Two teams of scientists used virtual reality goggles to con the brain into thinking the body was located elsewhere. The visual illusion plus the feel of their real bodies being touched made volunteers sense that they had moved outside of their physical bodies. In the Swiss experiments, the researchers asked volunteers to stand in front of a camera while wearing video-display goggles. Through these goggles, the volunteers could see a camera view of their own back - a three-dimensional "virtual own body" that appeared to be standing in front of them. When the researchers stroked the back of the volunteer with a pen, the volunteer could see their virtual back being stroked either simultaneously or with a time lag.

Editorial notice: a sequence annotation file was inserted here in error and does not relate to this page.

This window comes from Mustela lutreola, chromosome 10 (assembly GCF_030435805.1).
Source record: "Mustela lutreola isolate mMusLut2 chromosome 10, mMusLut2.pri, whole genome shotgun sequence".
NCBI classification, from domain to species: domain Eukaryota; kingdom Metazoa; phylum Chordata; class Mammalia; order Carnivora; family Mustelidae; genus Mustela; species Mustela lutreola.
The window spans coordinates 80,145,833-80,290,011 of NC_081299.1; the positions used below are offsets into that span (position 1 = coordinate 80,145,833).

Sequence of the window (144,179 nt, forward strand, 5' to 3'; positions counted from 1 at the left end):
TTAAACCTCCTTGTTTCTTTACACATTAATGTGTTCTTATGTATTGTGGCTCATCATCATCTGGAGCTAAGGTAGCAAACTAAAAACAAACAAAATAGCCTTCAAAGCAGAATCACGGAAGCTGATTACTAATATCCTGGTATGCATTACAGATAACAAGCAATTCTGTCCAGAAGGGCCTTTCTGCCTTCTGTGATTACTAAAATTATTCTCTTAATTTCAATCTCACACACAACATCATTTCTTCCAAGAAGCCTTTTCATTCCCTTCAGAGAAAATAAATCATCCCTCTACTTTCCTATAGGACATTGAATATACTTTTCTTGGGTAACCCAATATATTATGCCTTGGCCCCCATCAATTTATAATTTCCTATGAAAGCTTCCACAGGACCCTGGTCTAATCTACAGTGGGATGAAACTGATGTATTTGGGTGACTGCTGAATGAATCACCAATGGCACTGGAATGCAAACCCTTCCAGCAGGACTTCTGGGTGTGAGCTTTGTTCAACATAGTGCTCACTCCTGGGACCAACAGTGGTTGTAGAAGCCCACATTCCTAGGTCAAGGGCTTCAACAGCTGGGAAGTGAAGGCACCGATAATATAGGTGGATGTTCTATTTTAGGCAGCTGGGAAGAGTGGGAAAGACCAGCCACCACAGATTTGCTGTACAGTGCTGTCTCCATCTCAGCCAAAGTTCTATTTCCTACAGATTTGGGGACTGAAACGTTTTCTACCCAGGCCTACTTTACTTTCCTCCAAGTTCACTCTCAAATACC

The volunteers reported that the sensation seemed to be caused by the pen on their virtual back, rather than their real back, making them feel as if the virtual body was their own rather than a hologram. Researchers switched off the goggles, guided the volunteers back a few paces, and then asked them to walk back to where they had been standing, the volunteers overshot the target, returning nearer to the position of their "virtual self". Dr. Henrik Ehrsson, who led the UCL research, found volunteers had a physiological response - increased skin sweating - when they felt their virtual self was being threatened - appearing to be hit with a hammer.
What does it all mean?